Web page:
Apple MacOS hit with yet one more essential system safety concern

Apple has been held in high regard as a company that has always been focused on the security of its product offerings; however, a new kernel flaw was recently found within the company’s MacOS desktop operating system. The latest news comes just months after a critical security flaw was shown to bypass MacOS Mojave’s system security and a massive flaw allowed eavesdropping via Apple’s FaceTime videotelephony software. This time around, the problem is at the heart of MacOS — the XNU kernel.

XNU is the operating system kernel for MacOS that has been in use as far back as the mid-1990s — a kernel is the core computer program that allows for software to communicate with a device’s hardware. The most recent flaw was discovered by the Project Zero team at Google, which aims to identify deficiencies in consumer software. According to Google, they were able to take advantage of the kernel’s copy-on-write function; this allowed the team to modify data on a disk without the entire system being aware of the change.

When a flaw is discovered, Project Zero follows a procedure where it first presents an issue to the company responsible for the software, with a set deadline before the information is released to the general public. Project Zero made Apple aware of the flaw in November 2018; however, as of February 28th, Apple has yet to patch the issue. Ben Hawkes of Project Zero does note that Apple is “intending to resolve the issue in a future release, and we’re working together to assess the options for a patch.”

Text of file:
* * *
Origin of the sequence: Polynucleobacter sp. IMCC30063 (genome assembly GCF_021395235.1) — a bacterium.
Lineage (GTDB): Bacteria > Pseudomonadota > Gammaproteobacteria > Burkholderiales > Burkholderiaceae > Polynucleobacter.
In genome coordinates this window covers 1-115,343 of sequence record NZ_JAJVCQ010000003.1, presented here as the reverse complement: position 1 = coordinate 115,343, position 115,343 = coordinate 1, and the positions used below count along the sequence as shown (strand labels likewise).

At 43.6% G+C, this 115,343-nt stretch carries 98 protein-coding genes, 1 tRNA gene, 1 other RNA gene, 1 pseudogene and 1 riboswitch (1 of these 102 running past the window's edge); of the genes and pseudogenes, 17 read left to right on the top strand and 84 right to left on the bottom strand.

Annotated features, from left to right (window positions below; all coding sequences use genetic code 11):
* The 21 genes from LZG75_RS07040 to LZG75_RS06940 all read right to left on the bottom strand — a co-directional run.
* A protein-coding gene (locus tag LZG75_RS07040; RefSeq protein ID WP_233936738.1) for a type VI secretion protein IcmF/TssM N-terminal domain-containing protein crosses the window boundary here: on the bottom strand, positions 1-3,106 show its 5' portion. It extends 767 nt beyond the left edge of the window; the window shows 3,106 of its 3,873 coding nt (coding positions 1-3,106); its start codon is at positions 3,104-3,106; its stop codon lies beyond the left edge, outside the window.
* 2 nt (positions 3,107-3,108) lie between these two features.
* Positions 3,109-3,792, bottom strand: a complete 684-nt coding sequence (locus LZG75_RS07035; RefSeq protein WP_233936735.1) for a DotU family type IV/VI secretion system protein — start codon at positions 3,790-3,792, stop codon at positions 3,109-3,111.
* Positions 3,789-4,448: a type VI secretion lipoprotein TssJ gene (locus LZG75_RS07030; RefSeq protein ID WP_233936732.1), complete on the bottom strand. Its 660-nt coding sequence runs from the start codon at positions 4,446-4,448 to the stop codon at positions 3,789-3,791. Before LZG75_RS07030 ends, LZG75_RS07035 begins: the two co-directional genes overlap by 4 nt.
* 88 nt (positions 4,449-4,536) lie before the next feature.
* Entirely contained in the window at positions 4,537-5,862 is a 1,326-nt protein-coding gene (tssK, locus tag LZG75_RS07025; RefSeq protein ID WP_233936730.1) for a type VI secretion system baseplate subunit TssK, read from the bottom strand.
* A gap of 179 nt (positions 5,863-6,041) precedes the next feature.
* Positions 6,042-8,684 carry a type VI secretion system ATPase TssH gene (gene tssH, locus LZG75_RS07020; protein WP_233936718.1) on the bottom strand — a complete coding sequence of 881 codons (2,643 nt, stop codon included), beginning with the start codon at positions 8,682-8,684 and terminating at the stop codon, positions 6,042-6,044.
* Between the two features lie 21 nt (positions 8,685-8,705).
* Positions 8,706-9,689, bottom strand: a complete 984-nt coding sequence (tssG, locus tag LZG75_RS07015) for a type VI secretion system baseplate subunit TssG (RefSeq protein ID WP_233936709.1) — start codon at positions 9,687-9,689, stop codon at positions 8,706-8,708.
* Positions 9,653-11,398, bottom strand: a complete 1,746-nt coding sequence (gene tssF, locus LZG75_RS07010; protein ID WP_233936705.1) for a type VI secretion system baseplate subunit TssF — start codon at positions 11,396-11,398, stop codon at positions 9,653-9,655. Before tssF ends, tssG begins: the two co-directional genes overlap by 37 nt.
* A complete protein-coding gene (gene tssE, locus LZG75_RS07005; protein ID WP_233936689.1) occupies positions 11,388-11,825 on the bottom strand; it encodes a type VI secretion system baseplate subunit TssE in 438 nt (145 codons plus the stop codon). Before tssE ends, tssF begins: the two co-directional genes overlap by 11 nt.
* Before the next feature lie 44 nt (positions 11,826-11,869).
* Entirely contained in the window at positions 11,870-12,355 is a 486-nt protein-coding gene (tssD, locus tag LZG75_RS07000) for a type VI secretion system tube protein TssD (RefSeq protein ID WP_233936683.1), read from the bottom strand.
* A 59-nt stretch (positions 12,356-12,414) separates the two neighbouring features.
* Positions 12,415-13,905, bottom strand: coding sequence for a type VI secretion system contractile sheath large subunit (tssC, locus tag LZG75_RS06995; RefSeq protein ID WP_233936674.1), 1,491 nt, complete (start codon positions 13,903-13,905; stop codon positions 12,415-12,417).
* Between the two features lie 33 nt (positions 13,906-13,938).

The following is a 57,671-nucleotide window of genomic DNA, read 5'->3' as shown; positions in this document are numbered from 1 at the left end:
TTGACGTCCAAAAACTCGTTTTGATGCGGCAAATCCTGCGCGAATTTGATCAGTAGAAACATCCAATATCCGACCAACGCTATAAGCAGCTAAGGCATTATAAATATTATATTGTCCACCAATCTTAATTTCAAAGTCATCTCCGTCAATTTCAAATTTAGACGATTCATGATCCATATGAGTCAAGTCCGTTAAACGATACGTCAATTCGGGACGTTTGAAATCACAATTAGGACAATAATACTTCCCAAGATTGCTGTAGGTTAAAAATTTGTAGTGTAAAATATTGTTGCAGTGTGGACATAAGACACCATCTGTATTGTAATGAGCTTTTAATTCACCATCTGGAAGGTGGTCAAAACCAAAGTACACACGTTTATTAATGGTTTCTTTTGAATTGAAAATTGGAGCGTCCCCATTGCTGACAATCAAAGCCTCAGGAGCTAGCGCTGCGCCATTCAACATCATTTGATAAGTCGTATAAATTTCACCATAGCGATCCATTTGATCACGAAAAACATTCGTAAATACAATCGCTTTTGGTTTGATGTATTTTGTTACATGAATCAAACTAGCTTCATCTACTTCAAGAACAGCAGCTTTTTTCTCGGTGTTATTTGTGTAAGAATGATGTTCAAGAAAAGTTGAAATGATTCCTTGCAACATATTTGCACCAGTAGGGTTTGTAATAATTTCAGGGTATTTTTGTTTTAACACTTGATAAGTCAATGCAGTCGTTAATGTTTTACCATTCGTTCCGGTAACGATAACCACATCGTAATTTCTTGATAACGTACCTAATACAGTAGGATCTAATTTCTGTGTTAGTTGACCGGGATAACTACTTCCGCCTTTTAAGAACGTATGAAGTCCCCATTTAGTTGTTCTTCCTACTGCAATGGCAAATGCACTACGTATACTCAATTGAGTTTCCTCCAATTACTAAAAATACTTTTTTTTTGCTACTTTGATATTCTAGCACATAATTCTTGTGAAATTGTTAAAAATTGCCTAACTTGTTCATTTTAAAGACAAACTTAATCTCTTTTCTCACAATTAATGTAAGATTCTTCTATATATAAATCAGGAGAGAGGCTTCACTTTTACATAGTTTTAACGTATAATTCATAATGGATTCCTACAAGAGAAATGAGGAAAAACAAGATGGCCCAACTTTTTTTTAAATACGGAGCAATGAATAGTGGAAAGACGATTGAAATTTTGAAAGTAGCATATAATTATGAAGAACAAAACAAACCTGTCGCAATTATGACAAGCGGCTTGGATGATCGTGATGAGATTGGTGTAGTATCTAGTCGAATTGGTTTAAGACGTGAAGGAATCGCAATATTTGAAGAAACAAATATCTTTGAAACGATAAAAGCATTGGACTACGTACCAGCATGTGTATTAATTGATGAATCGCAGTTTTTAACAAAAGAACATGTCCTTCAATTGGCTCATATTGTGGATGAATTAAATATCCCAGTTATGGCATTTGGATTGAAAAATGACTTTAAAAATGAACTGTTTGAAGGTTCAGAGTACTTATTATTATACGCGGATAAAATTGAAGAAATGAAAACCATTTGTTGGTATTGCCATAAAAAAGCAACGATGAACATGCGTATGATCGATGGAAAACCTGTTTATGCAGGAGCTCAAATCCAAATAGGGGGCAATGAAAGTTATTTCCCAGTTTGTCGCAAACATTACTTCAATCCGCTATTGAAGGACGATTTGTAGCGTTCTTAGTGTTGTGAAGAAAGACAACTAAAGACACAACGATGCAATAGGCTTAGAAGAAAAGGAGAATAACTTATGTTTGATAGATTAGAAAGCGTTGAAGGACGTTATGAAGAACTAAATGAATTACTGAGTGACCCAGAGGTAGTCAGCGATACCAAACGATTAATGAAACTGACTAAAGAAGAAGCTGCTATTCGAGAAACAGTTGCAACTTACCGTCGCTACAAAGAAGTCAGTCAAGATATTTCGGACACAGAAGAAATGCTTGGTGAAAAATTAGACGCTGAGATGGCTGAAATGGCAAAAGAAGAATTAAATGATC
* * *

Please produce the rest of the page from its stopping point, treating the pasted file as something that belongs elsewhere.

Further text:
Google’s Project Zero is a team of industry recognized security professionals, including Jann Horn, the researcher who was critical to the discovery of both the Meltdown and Spectre vulnerabilities affecting both Intel and ARM-based processors. In regards to Apple’s problem with the MacOS XNU kernel, the team at Google has introduced a concept code solution for the challenge. The kernel of an operating system is central to all processes, and it is possible that Apple is approaching the issue with great tact, albeit a bit slow for its users. For the utmost security, be sure to always keep your copy of MacOS up to date.

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